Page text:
By Anna B.

“If you can’t fly, then run. If you can’t run, then walk. If you can’t walk, then crawl. But, whatever you do, you have to keep moving forward.” Martin Luther King Jr.

My entire world was turned upside down when, at the age of 38, I was diagnosed with Stiff Person Syndrome (SPS), a very rare neurological disorder with features of an autoimmune disease that affects about one million people worldwide. SPS causes muscle rigidity of the body’s trunk and limbs, and heightened sensitivity to stimuli such as noise, touch, and even emotional distress, which can trigger excruciatingly painful muscle spasms. SPS also causes people to have abnormal postures, appearing hunched over and stiffened, and often unable to walk or move. Many SPS patients remain at home, fearing that a spasm or fall could result in serious injuries.

I, too, experience many of these symptoms, including sensitivity to stress, touch, bright lights, vibrations, quick reactions, too much physical activity, and car or train rides. Prior to my diagnosis, I was a hard-working and successful operations director who thrived on being challenged, who exercised five days a week, and who enjoyed traveling, hiking, camping, skiing, and golfing.

According to the National Institutes of Health, SPS affects twice as many women as men, and is often associated with other autoimmune diseases such as diabetes, thyroiditis, vitiligo, and pernicious anemia. Scientists don’t yet understand SPS, but research indicates that it is the result of an autoimmune response gone awry in the brain and spinal cord. Like me, SPS patients are often misdiagnosed as having Parkinson’s disease, multiple sclerosis, fibromyalgia, mental illness, or told their symptoms are psychosomatic.

I have adopted a multi-faceted approach to managing my symptoms and improving my quality of life. This includes oral medicine, immunoglobulin therapy, medical marijuana, physical therapy, heating pads, hot baths, proper sleep, meditation, low stress environments and relationships, proper hydration, a healthy diet, and taking part in support groups and therapy.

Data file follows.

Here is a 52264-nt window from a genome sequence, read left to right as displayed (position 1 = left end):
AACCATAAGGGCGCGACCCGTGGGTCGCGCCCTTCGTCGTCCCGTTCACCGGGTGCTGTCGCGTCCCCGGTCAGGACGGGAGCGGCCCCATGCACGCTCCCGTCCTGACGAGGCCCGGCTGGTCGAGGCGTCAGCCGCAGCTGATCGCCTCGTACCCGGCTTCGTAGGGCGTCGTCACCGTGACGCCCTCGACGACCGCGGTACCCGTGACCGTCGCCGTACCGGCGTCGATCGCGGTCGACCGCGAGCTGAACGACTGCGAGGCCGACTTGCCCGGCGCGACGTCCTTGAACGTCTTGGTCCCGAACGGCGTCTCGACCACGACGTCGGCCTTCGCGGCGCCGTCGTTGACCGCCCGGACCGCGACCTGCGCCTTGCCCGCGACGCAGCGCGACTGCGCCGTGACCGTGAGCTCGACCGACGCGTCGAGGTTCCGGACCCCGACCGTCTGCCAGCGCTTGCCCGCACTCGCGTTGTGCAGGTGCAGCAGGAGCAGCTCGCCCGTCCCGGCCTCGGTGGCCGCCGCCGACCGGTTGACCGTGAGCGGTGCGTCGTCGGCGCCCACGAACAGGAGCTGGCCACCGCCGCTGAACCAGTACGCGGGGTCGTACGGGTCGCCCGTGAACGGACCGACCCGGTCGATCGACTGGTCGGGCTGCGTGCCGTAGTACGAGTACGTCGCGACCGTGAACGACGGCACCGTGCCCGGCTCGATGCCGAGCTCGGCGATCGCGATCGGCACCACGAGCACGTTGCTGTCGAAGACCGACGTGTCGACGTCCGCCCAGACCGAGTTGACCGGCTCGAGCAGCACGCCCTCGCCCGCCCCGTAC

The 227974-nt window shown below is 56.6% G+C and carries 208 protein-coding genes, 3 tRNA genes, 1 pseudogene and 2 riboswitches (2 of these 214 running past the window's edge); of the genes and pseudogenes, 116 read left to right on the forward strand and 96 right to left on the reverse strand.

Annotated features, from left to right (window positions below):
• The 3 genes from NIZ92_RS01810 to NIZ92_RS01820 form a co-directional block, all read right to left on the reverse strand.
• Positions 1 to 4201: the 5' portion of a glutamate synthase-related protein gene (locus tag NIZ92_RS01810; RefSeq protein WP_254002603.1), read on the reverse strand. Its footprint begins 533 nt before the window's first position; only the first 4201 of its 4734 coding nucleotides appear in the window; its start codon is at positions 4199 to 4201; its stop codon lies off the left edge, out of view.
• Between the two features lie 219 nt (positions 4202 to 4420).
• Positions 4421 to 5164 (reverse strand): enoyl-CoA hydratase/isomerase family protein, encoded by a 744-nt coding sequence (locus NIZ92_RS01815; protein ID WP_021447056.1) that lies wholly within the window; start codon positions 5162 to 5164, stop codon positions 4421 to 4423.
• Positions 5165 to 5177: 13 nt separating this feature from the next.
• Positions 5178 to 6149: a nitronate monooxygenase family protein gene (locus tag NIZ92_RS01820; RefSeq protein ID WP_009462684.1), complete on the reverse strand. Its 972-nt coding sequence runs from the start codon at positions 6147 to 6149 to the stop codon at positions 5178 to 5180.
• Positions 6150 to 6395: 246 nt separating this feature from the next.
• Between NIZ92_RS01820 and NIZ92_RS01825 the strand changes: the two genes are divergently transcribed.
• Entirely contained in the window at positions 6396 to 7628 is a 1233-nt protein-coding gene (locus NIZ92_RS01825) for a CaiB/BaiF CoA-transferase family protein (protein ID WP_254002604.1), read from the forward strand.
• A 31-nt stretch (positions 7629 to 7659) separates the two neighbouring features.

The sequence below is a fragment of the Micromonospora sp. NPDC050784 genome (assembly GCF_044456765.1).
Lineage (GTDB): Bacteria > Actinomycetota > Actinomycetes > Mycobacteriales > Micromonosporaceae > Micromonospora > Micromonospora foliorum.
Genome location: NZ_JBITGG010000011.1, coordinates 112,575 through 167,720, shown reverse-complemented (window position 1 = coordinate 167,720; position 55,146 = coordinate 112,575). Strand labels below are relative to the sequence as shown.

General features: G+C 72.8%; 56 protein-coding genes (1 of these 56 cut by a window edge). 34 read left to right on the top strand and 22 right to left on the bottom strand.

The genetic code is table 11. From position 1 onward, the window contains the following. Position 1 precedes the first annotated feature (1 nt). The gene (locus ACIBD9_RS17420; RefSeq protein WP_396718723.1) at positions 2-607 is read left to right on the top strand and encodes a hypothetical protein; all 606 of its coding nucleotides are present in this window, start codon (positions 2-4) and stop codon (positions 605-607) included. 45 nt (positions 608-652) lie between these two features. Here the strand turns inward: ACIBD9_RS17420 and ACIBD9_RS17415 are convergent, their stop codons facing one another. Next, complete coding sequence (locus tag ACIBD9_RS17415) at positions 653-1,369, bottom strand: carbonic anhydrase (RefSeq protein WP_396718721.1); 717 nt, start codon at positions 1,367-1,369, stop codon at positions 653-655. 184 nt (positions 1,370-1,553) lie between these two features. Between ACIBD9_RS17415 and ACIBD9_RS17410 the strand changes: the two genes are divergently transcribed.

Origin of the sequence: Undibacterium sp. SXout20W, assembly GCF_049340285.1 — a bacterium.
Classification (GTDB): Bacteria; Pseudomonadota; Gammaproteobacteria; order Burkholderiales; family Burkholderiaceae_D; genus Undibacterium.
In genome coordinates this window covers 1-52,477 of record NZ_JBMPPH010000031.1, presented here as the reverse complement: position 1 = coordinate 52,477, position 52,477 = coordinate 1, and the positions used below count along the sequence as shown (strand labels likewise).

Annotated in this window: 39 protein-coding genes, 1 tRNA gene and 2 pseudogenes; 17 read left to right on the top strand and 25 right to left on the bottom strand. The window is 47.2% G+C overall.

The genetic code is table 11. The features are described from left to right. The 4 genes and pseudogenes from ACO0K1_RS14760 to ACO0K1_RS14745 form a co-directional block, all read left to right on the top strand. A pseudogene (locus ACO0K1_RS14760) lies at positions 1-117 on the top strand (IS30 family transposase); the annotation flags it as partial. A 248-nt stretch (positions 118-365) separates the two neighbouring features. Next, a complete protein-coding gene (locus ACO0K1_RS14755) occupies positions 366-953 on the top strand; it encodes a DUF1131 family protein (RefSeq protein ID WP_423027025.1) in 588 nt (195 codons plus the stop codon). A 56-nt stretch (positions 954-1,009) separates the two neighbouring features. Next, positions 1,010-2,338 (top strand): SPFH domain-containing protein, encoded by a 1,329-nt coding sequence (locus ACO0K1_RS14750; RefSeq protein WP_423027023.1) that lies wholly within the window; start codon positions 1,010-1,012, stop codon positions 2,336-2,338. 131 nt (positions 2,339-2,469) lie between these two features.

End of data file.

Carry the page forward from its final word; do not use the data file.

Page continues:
I always knew I was a tough person, but I didn’t know how tough until I SPS crippled my body.

Using my upper body for any activity was difficult, and I had to relearn how to walk after terrible pelvic spasms. I am determined to live my life to the fullest extent possible. SPS is sometimes referred to as an “invisible illness.” This explains why, when people see me on good days, they often can’t see the effects of SPS on my body and mind. To them, I appear to be a healthy woman. I’m not, but I work hard to stay positive, and advocate for myself and others as I build connections with other SPS patients to help spread awareness.

In the meantime, I enjoy the simple, funny moments in life that I used to take for granted, and have become more compassionate and empathetic toward others. I have also learned that people’s disabilities aren’t always readily visible, and that we can all be a lot more caring in our interactions with others.

To learn more about the disease and donate to research, please visit